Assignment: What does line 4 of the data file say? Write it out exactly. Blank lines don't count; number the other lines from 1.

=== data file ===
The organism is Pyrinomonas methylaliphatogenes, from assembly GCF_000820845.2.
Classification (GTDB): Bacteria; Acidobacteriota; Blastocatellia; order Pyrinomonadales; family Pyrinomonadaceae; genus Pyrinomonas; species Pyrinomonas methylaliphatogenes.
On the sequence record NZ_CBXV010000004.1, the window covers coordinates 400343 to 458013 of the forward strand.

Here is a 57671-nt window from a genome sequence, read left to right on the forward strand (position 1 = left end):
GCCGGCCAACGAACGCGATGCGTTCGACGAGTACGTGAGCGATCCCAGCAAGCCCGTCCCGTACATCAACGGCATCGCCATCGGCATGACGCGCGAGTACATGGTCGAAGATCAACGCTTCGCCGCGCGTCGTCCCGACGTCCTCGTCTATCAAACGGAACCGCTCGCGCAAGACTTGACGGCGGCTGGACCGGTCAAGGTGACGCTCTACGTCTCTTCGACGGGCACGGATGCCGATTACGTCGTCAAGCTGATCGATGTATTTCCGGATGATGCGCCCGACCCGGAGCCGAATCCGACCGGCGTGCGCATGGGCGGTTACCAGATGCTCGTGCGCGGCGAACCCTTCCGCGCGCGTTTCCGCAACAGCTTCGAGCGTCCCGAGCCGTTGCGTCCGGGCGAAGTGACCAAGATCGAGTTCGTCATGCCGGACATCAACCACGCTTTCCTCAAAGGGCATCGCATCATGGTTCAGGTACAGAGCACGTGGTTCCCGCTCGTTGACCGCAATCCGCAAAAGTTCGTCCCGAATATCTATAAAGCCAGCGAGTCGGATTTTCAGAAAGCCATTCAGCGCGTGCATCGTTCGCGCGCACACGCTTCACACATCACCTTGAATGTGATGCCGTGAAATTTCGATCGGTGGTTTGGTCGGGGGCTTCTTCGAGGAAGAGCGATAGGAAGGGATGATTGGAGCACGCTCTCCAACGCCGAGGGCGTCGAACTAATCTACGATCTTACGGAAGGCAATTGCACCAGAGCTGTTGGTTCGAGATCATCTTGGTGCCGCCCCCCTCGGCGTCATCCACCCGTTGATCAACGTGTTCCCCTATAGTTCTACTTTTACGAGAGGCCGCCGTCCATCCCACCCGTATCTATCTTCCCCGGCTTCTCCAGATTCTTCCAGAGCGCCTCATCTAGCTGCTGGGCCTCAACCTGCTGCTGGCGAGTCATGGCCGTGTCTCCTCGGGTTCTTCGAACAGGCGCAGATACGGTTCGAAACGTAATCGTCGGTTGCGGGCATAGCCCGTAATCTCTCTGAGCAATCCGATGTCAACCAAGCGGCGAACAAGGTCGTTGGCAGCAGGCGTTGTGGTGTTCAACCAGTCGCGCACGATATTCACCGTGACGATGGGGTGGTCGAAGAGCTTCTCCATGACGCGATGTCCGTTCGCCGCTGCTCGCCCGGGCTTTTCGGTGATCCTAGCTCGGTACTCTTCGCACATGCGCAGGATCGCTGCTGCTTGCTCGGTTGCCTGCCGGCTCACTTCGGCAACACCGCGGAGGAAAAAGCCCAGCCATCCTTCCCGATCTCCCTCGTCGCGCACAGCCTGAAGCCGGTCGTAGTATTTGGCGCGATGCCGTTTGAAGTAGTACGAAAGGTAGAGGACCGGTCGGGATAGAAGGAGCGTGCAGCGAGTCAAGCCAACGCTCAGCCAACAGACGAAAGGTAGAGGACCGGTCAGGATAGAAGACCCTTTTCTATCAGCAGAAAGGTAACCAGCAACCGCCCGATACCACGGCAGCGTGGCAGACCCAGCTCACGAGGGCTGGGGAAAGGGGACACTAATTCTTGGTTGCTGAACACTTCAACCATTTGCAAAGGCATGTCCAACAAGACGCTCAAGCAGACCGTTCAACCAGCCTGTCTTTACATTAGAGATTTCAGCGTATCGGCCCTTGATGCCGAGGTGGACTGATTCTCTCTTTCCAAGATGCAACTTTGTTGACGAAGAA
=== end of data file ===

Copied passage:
Here is a 57671-nt window from a genome sequence, read left to right on the forward strand (position 1 = left end):